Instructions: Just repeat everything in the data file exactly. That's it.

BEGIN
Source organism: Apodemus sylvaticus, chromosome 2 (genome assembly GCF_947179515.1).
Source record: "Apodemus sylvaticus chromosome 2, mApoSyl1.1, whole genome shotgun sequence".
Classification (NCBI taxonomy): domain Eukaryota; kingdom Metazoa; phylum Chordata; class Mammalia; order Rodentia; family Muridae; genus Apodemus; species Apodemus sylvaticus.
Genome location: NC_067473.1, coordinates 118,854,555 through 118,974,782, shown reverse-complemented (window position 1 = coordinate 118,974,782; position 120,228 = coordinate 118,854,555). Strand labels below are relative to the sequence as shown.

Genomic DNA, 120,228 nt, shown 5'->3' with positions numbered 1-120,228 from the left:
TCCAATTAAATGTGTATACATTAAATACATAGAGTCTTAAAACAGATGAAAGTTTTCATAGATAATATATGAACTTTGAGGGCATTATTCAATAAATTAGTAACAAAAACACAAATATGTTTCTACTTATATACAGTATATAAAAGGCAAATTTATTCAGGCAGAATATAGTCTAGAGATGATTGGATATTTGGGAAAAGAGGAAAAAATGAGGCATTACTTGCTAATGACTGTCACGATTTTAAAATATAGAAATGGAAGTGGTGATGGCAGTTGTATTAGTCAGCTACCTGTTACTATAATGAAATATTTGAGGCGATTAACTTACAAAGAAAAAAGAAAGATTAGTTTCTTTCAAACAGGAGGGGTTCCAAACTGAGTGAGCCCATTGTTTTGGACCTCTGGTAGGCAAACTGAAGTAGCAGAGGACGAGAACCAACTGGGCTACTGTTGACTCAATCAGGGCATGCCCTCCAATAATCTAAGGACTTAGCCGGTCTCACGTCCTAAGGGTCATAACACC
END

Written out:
Source organism: Apodemus sylvaticus, chromosome 2 (genome assembly GCF_947179515.1).
Source record: "Apodemus sylvaticus chromosome 2, mApoSyl1.1, whole genome shotgun sequence".
Classification (NCBI taxonomy): domain Eukaryota; kingdom Metazoa; phylum Chordata; class Mammalia; order Rodentia; family Muridae; genus Apodemus; species Apodemus sylvaticus.
Genome location: NC_067473.1, coordinates 118,854,555 through 118,974,782, shown reverse-complemented (window position 1 = coordinate 118,974,782; position 120,228 = coordinate 118,854,555). Strand labels below are relative to the sequence as shown.

Genomic DNA, 120,228 nt, shown 5'->3' with positions numbered 1-120,228 from the left:
TCCAATTAAATGTGTATACATTAAATACATAGAGTCTTAAAACAGATGAAAGTTTTCATAGATAATATATGAACTTTGAGGGCATTATTCAATAAATTAGTAACAAAAACACAAATATGTTTCTACTTATATACAGTATATAAAAGGCAAATTTATTCAGGCAGAATATAGTCTAGAGATGATTGGATATTTGGGAAAAGAGGAAAAAATGAGGCATTACTTGCTAATGACTGTCACGATTTTAAAATATAGAAATGGAAGTGGTGATGGCAGTTGTATTAGTCAGCTACCTGTTACTATAATGAAATATTTGAGGCGATTAACTTACAAAGAAAAAAGAAAGATTAGTTTCTTTCAAACAGGAGGGGTTCCAAACTGAGTGAGCCCATTGTTTTGGACCTCTGGTAGGCAAACTGAAGTAGCAGAGGACGAGAACCAACTGGGCTACTGTTGACTCAATCAGGGCATGCCCTCCAATAATCTAAGGACTTAGCCGGTCTCACGTCCTAAGGGTCATAACACC